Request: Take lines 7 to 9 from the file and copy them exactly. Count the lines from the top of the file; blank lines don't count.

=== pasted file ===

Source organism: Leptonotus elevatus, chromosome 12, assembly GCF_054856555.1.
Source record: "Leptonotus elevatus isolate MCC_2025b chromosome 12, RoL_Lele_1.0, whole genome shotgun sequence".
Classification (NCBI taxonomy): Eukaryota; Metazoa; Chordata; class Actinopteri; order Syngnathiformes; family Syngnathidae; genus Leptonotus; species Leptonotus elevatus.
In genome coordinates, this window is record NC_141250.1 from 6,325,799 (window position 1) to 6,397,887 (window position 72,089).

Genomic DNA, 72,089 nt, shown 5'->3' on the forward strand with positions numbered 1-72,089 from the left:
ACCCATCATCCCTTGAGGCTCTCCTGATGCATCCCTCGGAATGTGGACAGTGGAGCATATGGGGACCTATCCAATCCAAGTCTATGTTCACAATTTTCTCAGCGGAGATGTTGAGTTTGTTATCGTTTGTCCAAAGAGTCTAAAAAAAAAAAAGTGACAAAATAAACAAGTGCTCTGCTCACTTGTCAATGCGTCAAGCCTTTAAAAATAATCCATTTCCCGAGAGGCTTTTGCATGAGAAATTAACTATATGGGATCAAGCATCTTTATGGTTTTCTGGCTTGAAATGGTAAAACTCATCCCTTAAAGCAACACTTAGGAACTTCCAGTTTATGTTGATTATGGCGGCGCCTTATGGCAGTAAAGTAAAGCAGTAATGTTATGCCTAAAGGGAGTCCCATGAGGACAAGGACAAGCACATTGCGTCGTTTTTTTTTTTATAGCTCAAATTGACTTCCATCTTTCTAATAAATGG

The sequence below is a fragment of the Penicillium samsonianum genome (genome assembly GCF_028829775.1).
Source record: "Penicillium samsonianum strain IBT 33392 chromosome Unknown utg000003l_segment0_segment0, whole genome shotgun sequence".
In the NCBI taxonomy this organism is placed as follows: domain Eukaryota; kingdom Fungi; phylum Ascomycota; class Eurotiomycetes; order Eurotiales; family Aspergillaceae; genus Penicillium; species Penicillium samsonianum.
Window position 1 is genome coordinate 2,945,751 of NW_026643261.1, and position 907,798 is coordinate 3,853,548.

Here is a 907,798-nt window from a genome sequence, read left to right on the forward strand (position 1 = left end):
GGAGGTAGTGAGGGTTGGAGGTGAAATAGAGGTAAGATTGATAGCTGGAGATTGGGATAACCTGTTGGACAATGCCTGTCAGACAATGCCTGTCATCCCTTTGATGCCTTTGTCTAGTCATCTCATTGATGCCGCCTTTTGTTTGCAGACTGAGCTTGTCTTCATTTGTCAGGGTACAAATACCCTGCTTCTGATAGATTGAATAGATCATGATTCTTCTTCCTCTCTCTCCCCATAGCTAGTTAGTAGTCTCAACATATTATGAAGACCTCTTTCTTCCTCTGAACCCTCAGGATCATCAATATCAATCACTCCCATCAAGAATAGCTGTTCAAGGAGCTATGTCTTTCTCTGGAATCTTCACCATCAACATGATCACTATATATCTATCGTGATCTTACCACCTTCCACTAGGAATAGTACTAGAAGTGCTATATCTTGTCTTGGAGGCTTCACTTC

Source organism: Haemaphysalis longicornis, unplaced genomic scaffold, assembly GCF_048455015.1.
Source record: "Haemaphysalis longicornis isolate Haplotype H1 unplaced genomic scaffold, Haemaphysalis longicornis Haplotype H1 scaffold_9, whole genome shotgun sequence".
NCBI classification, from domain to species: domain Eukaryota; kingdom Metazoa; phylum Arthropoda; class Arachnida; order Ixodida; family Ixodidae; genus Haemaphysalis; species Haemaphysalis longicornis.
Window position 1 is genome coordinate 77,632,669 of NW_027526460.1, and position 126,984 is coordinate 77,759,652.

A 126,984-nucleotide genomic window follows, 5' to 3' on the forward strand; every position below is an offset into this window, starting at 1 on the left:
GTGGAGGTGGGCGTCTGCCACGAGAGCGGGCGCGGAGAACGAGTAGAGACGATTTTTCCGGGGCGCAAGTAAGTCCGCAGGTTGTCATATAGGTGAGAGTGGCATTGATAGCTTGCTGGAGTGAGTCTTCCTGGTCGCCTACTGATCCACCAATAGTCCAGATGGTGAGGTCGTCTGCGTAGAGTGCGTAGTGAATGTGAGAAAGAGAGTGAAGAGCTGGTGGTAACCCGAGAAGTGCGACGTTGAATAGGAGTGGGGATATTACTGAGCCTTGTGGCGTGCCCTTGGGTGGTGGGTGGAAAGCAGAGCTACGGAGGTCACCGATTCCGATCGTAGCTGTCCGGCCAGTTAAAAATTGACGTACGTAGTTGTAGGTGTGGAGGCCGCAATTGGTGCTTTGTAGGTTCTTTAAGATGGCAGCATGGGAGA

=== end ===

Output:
The sequence below is a fragment of the Penicillium samsonianum genome (genome assembly GCF_028829775.1).
Source record: "Penicillium samsonianum strain IBT 33392 chromosome Unknown utg000003l_segment0_segment0, whole genome shotgun sequence".
In the NCBI taxonomy this organism is placed as follows: domain Eukaryota; kingdom Fungi; phylum Ascomycota; class Eurotiomycetes; order Eurotiales; family Aspergillaceae; genus Penicillium; species Penicillium samsonianum.